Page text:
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Blender binge: Are blender nutrition claims true?

Aug. 16, 2014 at 7:38 AM ET

Strawberries, bananas, blueberries and almonds combine in a blender for a smoothie.
John Makely / NBC News
The latest hot kitchen appliance is the high-powered blender which may cut time off your morning breakfast routine but the jury is still out on whether there are additional nutritional benefits.

A nation of time-starved consumers looking for a health edge has embraced the blades of a blender.

Americans trying to cram more fruits and vegetables into their diet have gone on a smoothie and juicing binge. There's even a new product category, the "personal blender," which has seen a 17 percent growth in the past year alone. It has a smaller counter footprint than a traditional KitchenAid-style model and sports a smaller container, 3.5 oz or less container, that often doubles as a to-go cup.

And why not? After you've blitzed your beets, clobbered your kale and rendered your peanuts to powder, a liquid meal can be convenient. Instead of cooking, cutting and chomping, just gulp and go.

But some mixer makers also believe their products unlock nutrients that your body wouldn't be able to get to otherwise.

One of them, the popular "NutriBullet," made by Capital Brands, says it turns ordinary foods into "Super Foods." By pulverizing ingredients "at a cellular level," the product claims it "releases vital nutrients that would have otherwise remained locked inside un-chewed bits of food."

Recently, the company's Pro 900 model was rated a "safety hazard" by Consumer Reports after the device's blades cracked or broke on two units in their durability tests, raising the risk of accidental ingestion. A lawyer for Capital Brands company called the results "puzzling" and noted that the 900 series used the same blades as previous versions of the blender, which passed Consumer Reports durability tests for years. The spokesman said the company would be issuing a response to the report with the Consumer Product Safety Commission.

Meanwhile, the NutriBullet manual says, "Even when we eat healthy foods, our digestive system does not break them down enough to release the full spectrum of vitamins, minerals, and phytonutrients they contain."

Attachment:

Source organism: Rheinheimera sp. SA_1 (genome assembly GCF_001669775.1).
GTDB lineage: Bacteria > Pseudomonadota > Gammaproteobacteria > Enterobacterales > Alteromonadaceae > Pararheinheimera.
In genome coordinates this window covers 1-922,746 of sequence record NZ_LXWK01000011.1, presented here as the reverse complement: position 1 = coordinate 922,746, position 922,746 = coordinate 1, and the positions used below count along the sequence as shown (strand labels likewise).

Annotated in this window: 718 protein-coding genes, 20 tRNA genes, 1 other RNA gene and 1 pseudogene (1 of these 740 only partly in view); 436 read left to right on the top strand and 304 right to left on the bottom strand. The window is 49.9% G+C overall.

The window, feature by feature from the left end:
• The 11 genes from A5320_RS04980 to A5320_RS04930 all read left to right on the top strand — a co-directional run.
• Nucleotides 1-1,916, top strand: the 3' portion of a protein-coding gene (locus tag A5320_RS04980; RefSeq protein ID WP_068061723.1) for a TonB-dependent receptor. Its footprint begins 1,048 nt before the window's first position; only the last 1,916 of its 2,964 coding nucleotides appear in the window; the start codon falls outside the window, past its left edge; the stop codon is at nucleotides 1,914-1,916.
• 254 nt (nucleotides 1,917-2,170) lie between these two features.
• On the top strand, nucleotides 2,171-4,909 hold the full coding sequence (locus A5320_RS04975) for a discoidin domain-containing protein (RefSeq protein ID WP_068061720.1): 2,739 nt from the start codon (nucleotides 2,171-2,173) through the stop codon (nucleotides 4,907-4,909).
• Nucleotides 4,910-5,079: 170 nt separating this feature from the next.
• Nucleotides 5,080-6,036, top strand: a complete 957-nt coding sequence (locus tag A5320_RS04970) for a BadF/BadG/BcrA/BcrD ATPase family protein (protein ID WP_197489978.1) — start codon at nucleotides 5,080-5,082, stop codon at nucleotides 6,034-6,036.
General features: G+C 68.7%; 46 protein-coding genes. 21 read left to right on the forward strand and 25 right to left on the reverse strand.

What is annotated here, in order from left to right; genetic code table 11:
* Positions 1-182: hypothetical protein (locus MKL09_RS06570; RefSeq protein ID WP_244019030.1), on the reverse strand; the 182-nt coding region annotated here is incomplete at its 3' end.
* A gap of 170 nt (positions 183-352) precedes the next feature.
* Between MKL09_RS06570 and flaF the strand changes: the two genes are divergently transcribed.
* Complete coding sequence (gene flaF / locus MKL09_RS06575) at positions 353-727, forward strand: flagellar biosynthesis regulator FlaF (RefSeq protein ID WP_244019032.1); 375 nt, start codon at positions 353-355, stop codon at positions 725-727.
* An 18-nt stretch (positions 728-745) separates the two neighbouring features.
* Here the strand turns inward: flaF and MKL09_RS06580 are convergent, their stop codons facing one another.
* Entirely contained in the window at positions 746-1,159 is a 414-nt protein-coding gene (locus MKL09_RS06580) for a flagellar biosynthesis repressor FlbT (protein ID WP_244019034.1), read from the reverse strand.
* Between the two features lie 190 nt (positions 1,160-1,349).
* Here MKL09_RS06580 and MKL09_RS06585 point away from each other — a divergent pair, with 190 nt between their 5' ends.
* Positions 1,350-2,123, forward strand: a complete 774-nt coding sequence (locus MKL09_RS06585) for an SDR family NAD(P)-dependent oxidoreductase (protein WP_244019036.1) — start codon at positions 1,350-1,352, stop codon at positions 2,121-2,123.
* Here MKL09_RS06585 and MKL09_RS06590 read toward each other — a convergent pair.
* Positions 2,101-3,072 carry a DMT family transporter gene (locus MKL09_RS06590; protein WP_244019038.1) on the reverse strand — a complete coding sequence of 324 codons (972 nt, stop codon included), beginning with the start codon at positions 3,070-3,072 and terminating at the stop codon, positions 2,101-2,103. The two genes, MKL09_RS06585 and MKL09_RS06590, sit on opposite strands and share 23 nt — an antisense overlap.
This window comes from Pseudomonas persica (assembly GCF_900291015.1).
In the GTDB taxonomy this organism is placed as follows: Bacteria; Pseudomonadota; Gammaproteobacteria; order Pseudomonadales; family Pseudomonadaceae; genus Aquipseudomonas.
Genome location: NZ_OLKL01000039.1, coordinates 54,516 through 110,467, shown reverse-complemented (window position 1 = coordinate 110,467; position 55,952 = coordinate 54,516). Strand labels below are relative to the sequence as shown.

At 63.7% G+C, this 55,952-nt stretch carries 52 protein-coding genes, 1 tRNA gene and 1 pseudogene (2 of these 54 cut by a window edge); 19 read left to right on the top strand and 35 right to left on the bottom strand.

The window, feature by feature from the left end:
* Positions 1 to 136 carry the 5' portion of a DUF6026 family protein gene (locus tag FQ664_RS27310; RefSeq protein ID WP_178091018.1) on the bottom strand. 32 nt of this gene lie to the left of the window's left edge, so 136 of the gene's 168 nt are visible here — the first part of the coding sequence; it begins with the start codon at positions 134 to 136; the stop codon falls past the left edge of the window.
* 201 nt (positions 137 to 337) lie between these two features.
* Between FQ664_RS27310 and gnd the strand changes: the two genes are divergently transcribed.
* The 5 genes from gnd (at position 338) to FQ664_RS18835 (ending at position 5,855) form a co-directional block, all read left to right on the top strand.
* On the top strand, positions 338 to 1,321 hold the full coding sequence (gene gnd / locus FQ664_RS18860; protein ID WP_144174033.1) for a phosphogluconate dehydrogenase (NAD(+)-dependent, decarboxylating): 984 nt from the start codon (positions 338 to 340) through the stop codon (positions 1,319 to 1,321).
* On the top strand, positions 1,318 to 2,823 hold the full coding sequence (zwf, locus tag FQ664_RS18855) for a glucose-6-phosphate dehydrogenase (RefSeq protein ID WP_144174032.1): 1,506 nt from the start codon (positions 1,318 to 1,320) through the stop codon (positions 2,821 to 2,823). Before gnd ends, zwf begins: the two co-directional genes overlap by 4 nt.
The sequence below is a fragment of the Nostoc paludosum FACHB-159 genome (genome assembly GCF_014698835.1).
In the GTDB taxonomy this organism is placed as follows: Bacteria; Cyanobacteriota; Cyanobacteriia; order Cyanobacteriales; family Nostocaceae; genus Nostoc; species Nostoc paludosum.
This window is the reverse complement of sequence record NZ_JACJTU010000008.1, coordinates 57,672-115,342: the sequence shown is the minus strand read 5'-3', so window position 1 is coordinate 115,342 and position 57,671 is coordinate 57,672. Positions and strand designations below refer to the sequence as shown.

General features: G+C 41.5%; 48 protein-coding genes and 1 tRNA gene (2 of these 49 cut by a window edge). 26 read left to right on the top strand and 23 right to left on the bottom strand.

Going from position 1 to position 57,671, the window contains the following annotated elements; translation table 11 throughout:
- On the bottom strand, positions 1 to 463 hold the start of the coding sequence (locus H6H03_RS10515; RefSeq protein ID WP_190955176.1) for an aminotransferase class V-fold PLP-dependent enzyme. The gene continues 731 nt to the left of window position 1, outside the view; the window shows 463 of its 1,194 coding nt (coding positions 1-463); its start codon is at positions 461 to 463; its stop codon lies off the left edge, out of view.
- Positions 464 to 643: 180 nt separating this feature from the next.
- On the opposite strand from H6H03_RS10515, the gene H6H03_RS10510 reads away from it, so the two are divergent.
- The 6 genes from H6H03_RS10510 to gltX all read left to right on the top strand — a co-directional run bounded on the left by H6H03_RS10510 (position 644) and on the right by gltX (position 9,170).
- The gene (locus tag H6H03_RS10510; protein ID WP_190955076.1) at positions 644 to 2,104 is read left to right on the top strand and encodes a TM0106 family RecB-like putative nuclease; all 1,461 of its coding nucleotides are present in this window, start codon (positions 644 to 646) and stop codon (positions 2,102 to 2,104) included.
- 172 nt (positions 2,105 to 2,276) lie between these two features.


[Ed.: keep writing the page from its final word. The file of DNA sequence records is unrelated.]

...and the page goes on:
They're not alone. "Nuts, for example, pass right through the body," when eaten normally, said Jennifer McCabe, general counsel for Euro-Pro, makers of the NutriNinja line of blenders.

An executive for Vitamix, whose blenders for the home can run up to $449, told Businessweek that his companies' blenders are "theoretically...healthier for you because it emulsifies plant matter more than your teeth can by chewing it."

A theoretical possibility, yes, said Marion Nestle, a professor in the Department of Nutrition, Food Studies, and Public Health at New York University. But she said there wasn’t sufficient evidence to prove that food chopped up in a blender results in more nutrients being metabolized by the body then if it was served on a plate.

"Oh please. That’s what teeth are for," said Nestle.

Nutritionists grant that people who had suffered radiation to the throat, suffered from digestive conditions, or were otherwise unable to take solid foods might benefit from the convenience of a blender. However, in those cases a blender's main benefit is as a means for processing food, rather than transforming the foods themselves.

It’s not as simple as breaking down the cell walls, said Stanford University nutritionist Jo Ann Hatter. What actually breaks the bonds between food molecules are the digestive enzymes in your stomach.

"If we needed those kinds of blades we would have those in our digestive system," said Hattner.